Metro-East News

Federal judge stops Granite City from evicting 2 families that filed civil rights lawsuits

A federal judge has temporarily stopped the evictions of two Granite City families under the city’s crime-free housing ordinance, which is the subject of two ongoing civil rights lawsuits.

The first lawsuit was filed in August; a second was filed Monday.

U.S. District Judge Staci Yandle decided both of the families involved can’t be removed from their homes for now through a temporary restraining order. It expires Oct. 23, when hearings are scheduled for both cases, unless the court extends it further.

City officials and their attorneys couldn’t immediately be reached for comment.

The families are each fighting evictions over crimes they say they didn’t commit. They are suing Granite City for the city’s enforcement of its crime-free housing ordinance, which says tenants can be evicted from rentals if they — or their guests — commit a crime.

Debi Brumit and Andy Simpson, the latest plaintiffs, were told the criminal charges against Brumit’s adult daughter were grounds for eviction — even after they argued she doesn’t live with them anymore. They say they were questioned by a city official about whether they would let her visit their home to see her family or spend Christmas with them.

Debi Brumit’s and Andy Simpson’s Granite City home is pictured Oct. 4, 2019.

Brumit’s daughter Tori Gintz is accused of stealing a van in Granite City. The address police had for her was the Briarcliff Drive home Brumit and Simpson have been renting for three years, online court records show.

Brumit tried to appeal the city’s decision to evict them, showing pieces of mail addressed to her daughter with a Missouri address at a grievance hearing in July, documents provided by the city show.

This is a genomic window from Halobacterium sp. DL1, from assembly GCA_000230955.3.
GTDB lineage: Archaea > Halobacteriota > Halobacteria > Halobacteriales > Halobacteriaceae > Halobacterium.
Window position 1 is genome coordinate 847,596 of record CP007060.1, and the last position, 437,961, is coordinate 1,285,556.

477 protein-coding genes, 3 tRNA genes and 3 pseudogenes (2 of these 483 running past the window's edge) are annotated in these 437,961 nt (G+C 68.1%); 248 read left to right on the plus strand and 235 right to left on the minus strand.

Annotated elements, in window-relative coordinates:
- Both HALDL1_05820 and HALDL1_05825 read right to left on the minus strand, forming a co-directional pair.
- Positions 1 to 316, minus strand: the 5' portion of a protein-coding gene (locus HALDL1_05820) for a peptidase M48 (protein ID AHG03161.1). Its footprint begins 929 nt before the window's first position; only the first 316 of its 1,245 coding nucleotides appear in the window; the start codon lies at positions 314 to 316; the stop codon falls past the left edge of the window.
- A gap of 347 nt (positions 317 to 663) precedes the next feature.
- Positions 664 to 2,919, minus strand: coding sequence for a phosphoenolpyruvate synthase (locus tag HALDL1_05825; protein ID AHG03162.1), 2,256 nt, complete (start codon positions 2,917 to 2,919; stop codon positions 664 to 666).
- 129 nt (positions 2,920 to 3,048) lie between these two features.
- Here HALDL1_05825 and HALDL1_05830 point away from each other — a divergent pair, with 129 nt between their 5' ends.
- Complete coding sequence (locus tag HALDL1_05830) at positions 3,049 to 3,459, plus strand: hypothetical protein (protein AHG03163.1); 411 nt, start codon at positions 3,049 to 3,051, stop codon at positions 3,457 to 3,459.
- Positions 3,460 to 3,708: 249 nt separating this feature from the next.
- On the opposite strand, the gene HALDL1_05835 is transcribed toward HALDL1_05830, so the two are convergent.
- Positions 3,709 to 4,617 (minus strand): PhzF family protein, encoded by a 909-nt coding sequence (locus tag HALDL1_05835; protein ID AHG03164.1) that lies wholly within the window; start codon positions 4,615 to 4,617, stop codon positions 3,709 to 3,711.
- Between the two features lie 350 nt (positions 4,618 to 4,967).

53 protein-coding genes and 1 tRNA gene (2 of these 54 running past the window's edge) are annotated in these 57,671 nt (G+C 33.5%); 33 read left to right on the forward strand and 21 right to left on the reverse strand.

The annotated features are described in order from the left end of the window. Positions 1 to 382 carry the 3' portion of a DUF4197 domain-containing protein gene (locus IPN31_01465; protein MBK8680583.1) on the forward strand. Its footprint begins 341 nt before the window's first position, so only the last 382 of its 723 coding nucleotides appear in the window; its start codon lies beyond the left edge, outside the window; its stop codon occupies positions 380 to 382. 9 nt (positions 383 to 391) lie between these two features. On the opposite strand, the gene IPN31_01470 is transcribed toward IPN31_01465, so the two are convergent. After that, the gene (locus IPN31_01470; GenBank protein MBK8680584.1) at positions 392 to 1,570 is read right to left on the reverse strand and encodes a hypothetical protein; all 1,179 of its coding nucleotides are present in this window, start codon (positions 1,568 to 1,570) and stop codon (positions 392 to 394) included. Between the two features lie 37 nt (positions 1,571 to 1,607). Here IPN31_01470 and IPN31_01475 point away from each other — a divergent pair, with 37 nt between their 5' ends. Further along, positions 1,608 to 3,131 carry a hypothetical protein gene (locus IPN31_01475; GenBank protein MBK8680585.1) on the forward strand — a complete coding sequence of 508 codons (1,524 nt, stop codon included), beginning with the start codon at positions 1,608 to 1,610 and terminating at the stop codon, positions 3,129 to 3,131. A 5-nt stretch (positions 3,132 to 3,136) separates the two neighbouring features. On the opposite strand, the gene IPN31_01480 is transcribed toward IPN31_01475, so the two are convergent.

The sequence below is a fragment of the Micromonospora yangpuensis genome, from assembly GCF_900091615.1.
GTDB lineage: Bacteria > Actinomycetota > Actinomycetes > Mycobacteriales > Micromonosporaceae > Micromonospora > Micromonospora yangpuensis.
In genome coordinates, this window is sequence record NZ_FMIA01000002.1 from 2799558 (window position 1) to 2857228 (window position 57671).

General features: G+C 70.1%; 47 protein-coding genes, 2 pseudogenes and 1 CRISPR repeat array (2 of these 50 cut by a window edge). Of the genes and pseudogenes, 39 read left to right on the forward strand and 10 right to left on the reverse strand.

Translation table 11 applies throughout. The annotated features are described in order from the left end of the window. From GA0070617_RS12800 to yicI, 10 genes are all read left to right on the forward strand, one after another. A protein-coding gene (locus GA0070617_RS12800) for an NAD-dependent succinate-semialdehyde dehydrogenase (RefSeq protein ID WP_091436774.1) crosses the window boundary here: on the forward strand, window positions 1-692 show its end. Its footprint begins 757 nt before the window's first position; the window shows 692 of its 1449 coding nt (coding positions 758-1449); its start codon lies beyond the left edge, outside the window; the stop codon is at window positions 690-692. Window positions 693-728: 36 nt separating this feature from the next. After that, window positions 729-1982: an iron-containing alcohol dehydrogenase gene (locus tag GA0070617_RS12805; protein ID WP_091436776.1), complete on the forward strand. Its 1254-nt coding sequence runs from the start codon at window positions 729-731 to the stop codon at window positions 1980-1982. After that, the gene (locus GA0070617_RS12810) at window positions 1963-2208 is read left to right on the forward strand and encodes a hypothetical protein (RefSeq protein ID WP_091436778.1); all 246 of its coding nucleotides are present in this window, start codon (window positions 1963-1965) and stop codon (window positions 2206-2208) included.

Granite City Police Lt. Mike Parkinson, who enforces the crime-free housing ordinance, was involved in the hearing.

“Lt. Parkinson interrogated Debi about whether she would ever let Tori — her daughter and the mother of her grandchildren —back into her home,” the lawsuit states. “Lt. Parkinson even demanded to know whether Tori would be allowed to visit for Christmas.”

Jessica Barron, Kenny Wylie and their landlord Bill Campbell filed the August lawsuit. They say the city wants to evict them from the Maple Street home they have been working to purchase from Campbell because their son’s 18-year-old friend, who stayed with them a few nights a week when he had nowhere else to go, was convicted of burglary.


Why we did this story

The Belleville News-Democrat has been reporting on the litigation over Granite City’s crime-free housing ordinance since August 2019. This is the latest development. We will continue to follow this story.

Brumit wrote that the judge’s ruling was “such a relief” in a news release from her attorneys.

“Andy and I have been living under the cloud of the city’s eviction demands for months now,” she wrote. “... I have no idea what we would do if we lost our home.”

In an interview in August, Barron said her family didn’t know what they would do either.

“There’s nowhere for us to go. We’d be homeless, basically,” she said.

Both families are arguing the city’s ordinance is unconstitutional. They are represented by the same attorneys.

“Enough is enough,” the latest lawsuit states. “The City cannot be trusted to honor the rights of its citizens. Its relentless efforts to make innocent people homeless violate the U.S. Constitution at a bedrock level, and for that reason Plaintiffs seek relief in this Court.”

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The metro-east is home for investigative reporter Lexi Cortes. She was raised in Granite City, went to school in Edwardsville and now lives in Collinsville. Lexi has worked at the Belleville News-Democrat since 2014, winning multiple state awards for her investigative and community service reporting.
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